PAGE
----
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Tuesday, August 2, 2016

How Brasilians Cope With Terror In Everyday Life

 

How Brazilians cope with terror in everyday life

Notebook: Jokes about foiled terror plot before the Olympics are self-defence, writes Samantha Pearson
© Reuters
When Brazilian police arrested 12 men last month on suspicion of planning a terrorist attack during the Olympic Games, the country reacted in the only way it knew how: by cracking jokes on Twitter.
“God, even terrorists in Brazil are lazy!” scoffed one student, ridiculing the group for never having met in person but using WhatsApp to communicate instead.
Others poked fun at them for being “amateurs”. According to Alexandre de Moraes, justice minister, the suspects participated in an online Isis initiation ceremony, discussed taking martial arts lessons and tried to buy an AK-47 assault rifle from Paraguay over the internet.
“Sounds more like [martial arts actor] Chuck Norris,” tweeted one Brazilian. Others mocked them for leaving their preparations for the Olympics to the last minute. “I bet you the AK-47 is still stuck in customs, along with the aftershave I ordered,” another quipped.
Brazilians’ light-hearted reaction to a potentially horrific attack is no surprise. Osama bin Laden masks are popular at carnival — proof that the concept of Islamist terrorism is alien to this outwardly pacifist country. The operation carried out ahead of this month’s games was Brazil’s first under its new antiterrorism laws.
The ridicule aimed at Brazil’s authorities over the operation is worrying. “The whole thing doesn’t really make much sense — if you want to get hold of a rifle you can hire one in Brazil for just R$3,000 ($918),” says Rafael Alcadipani, a researcher at the Getulio Vargas Foundation in São Paulo, who studies the police. The operation was, he says, a media spectacle staged by the government to show the world Brazil is taking the threat of terrorism seriously.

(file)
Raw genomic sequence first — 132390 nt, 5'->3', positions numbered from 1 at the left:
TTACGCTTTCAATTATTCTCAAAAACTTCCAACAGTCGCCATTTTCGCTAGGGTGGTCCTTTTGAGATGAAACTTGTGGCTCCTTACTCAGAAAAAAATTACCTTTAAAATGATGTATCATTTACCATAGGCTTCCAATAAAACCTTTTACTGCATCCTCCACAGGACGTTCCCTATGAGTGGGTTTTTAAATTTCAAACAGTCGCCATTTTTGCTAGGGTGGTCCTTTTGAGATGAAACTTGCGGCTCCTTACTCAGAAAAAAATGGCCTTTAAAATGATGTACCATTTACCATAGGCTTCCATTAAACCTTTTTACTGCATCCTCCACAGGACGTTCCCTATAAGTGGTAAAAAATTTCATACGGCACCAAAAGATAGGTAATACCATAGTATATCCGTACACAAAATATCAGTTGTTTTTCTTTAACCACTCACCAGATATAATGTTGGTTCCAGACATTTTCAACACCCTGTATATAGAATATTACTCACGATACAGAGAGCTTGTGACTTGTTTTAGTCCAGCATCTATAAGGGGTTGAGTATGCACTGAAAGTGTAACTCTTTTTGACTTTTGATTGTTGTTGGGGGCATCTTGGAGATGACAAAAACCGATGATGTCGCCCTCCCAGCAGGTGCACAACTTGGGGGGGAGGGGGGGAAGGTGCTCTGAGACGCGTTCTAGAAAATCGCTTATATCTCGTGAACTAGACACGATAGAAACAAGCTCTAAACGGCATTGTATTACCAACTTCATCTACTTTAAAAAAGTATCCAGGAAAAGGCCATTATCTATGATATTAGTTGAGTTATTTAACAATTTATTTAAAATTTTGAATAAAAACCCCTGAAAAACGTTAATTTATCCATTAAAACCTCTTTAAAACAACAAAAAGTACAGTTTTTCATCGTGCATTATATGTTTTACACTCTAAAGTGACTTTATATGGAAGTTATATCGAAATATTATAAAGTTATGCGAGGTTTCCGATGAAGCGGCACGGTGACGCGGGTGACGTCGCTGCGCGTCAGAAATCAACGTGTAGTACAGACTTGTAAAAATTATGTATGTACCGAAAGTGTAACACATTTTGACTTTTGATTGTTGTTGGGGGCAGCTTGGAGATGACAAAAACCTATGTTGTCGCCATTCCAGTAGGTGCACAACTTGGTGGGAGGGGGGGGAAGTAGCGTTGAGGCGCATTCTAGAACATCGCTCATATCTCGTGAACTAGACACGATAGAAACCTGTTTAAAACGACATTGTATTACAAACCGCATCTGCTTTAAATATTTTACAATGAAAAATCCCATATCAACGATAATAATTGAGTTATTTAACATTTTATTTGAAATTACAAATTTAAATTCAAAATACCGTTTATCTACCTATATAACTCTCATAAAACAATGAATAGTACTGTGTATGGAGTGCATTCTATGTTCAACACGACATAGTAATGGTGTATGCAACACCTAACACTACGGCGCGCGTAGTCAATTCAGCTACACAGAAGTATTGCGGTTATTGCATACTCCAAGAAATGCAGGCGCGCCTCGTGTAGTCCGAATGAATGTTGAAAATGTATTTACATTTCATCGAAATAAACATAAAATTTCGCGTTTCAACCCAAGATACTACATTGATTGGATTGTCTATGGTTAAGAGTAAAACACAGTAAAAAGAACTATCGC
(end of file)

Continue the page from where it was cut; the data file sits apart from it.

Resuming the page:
Endemic corruption and rule-breaking have left Brazilians resolutely cynical, and the recent political crisis has eroded their trust in the establishment further still. Some have suggested federal police set up the arrests to get one up on ABIN, Brazil’s intelligence agency. Others believe they invented the whole plot.
Then there are the bloggers who say Rio de Janeiro is simply not worth attacking. In one skit that went viral on Facebook, two terrorists try to blow up the city’s Christ the Redeemer statue. After they lose their luggage — and then get robbed, stuck in traffic and caught up in a favela shootout — they give up. “They weren’t sure if destroying Rio would be an act of terrorism or charity,” concludes the post.
Is Rio ready?
The problem exemplifies for some the country’s “complexo de vira-lata”, or “mongrel complex”, a term coined by writer Nelson Rodrigues to denote the feeling of inferiority that is considered a defining feature of the national psyche. Brazil, according to this belief, is not a “serious” country — in this case, not taken seriously even by terrorists.
However, perhaps the most sinister explanation for Brazilians’ nonchalant approach to terrorism is that they face terror on a daily basis. In the state of Rio alone, 13 people are murdered each day on average. Macabre crimes fill the newspapers. Take last Thursday as an example: there were reports of a woman who crushed a baby with a quad bike, a teenager who stabbed her boyfriend to death during sex, a 15-year-old who bottled a child and dumped him in a canal, a firefighter who shot dead a teacher in her classroom and numerous violent robberies. A normal day in Brazil.
“I still believe that domestic crime is a more concerning issue than the question of terrorism,” Mr de Moraes said last week about the games. Even though lone wolf terrorist acts should not be ruled out, he may have a point. In the past two weeks in Rio, the mother-in-law of Bernie Ecclestone, the Formula 1 boss, was kidnapped (and freed by police), a group of transvestites attacked an Australian television crew and a New Zealand ju-jitsu champion says he was abducted and robbed by armed police.
Rio’s gangs should leave visitors alone, at least. Grenade-wielding drug lords are feared worldwide but are likely to be focused on their core business during the Olympics. Last week, police even seized bags of cocaine bearing the Rio 2016 logo. In a sign that Brazil’s dark humour is shared by all, they came with the tongue-in-cheek warning: “Keep out of the reach of children.”